Most of the newer works are florals and most of the florals feature sun flowers. Sunflowers are an ideal subject for expressionism: they are big and colorful, they have a head and in the right light even appear to have a face. Postema’s uses color and design to make her sunflowers more expressive.

In two paintings titled Red Sunflowers on Blue she exploits a complementary color scheme to create dynamic tension between subject and background. The images are unsettled and tentative in their appeal. Her painting “Blue Sunflowers” plants manganese blue sunflower heads on a rich red background. Red is a powerful color and in this case has overpowered the subject.

My favorite piece was a work titled “Lemon Drop”. The painting presents three sunflower blossoms against a mottled gray background. The blooms in this painting are bright, celebratory and upright. This image is a testament to fruition.

Other favorites include a mixed media piece entitled “Sunflowers”, which has swaths of cheesecloth embedded into the textured background and a painting which seems to carve the organic form of nasturtiums out of rectangular fields of background color.

If you have time to see this show, make sure you peek in on the Hewitt Avenue window to see a series of four paintings of grapes. This series represents delicate and mysterious clusters of grapes painted over a wet-in-wet underpainting, which takes advantage of watercolor’s fluid characteristics.

Wise Designz is located at 2908 Wetmore Ave. in downtown Everett, Washington. They are open from 10:00 a.m. to 6:00 p.m., Tuesday through Friday and 10:00 a.m. to 4:00 p.m. Saturday. Wise Designz is also part of the Everett Art Walk, which takes place on the third Saturday evening of every month. The Claudia Postema exhibition continues through the end of April, 2010.

Sunday, March 28, 2010

This is a view of the "Castle House" at Fort Warden State Park, Port Townsend, Washington. I painted this in watercolor on the Spring Equinox, 2010.

Monday, March 22, 2010

Dawn Westmoreland at the Espresso Americano

The current show at Espresso Americano features a collection of thirteen works of art: primarily pastel paintings, mono-prints and assemblages by Dawn Westmoreland.

The first piece that caught my eye as I entered the coffee shop and perhaps my favorite piece was a portrait of a woman. She is portrayed as an aging, but iconic “party girl.” She is clad only in an earring, bracelet and necklace, which are three-dimensional metal jewelry pieces fastened to and emerging from the painting. The figure is smoking and I am thankful that the cigarette is merely painted in place. At first blush the woman in the painting seems shallow or superficial. Yet, as I spent some time with the image I began to feel a deeper significance. While the figure may in part represent superficiality, she also appears honest, open and content. There is a dignity to her appearance that challenges my authority to judge her condition.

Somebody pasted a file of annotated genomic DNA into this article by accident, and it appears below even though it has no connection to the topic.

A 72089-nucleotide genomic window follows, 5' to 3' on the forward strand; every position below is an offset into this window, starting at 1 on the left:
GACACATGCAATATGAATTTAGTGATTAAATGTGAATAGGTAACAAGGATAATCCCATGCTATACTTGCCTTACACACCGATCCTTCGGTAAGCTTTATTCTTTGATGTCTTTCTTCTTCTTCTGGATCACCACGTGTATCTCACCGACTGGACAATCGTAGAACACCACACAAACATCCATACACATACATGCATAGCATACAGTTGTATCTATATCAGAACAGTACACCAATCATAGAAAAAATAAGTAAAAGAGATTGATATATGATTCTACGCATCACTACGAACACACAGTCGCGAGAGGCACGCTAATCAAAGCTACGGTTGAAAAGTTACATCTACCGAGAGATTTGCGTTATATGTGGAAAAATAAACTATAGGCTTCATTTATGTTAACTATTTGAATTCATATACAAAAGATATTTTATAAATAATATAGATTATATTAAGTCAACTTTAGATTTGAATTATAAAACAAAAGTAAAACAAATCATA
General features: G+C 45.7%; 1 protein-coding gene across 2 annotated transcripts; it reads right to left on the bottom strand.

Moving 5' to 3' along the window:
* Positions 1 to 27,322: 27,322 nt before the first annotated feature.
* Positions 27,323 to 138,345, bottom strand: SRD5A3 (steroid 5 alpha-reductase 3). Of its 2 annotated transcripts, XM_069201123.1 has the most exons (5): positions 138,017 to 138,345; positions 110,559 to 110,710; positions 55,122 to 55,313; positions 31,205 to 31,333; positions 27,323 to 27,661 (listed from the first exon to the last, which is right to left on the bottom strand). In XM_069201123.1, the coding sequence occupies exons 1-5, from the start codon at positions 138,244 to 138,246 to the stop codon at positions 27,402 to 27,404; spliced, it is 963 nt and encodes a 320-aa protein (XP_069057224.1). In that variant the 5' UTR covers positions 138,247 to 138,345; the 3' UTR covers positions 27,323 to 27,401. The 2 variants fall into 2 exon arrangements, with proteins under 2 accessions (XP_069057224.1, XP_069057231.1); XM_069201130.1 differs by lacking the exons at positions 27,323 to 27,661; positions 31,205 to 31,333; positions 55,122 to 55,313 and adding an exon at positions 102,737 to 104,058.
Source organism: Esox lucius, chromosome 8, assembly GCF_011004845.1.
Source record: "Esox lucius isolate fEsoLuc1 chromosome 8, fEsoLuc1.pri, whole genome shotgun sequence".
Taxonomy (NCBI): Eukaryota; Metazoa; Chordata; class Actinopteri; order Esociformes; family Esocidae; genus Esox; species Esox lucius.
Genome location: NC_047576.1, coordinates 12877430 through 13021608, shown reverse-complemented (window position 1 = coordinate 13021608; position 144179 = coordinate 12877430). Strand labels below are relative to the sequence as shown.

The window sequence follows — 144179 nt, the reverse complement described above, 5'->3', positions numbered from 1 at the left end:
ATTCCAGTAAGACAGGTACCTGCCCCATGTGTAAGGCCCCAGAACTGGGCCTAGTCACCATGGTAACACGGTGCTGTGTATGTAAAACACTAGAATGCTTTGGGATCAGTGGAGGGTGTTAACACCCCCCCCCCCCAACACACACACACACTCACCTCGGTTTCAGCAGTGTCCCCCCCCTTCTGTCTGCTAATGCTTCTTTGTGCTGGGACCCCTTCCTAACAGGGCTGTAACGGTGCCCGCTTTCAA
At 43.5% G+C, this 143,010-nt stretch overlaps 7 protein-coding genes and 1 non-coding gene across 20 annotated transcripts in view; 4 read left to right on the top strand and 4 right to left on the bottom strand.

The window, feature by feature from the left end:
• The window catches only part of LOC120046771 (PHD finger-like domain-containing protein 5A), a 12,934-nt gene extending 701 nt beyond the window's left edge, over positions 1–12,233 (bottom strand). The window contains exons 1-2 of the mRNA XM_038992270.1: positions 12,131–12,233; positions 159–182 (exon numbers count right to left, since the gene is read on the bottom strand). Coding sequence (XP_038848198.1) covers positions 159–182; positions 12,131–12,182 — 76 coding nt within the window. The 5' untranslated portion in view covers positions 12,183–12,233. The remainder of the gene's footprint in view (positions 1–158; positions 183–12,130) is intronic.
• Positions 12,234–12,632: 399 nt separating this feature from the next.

This image questions reality. Ordinarily I consider jewelry to be an ornamentation that augments an illusory image of an otherwise real person. But, here the woman is a mere representation and the jewelry is part of the reality of my three-dimensional world. The ontology of the piece seems to be backward. Any work of art that has the strength to unsettle my sense of reality deserves my attention.

Next to the portrait is another piece, which is an assemblage of consumer products with some fixtures thrown in. The box frame collection of artifacts includes a doorknob, a Delta 88 trim piece, a circuit board and a faucet. Perhaps this piece is designed to encourage me to see common items around me as artful. Perhaps the cluttered collection of logos and formerly moving parts is offered as a modern consumer’s landscape. Perhaps not. I just cannot tell and this one leaves me empty. In the end it comes off as a random assortment of stuff and I have trouble connecting with it.

Three of the other pieces in this show worth seeing include a mono-type titled “Red Phish,” that’s “P-H-I-S-H.” The work appears as though pigment were transferred with cheesecloth. The delicate red lines remind me of capillaries.

Another compelling piece is a mixed media abstraction of a treed landscape. The “trees” are covered in bits of colored glass or plastic, which for me represented a flowering or blooming. The effect is decidedly upbeat.

The show also contains a black and white print entitled “Flowers.” The image is a delicate, well balanced and intricate floral I take to be a Clematis. This print emphasizes the botanical design of the flowering plant without the distraction of color.
Espresso Americano is located in the Everett Public Library at 2702 Hoyt, Everett. They are open Seven days a week, closing at 6:00 p.m. on Thursdays and Saturdays and closing at 5:00 p.m. on Sunday. This exhibition continues through the end of March, 2010.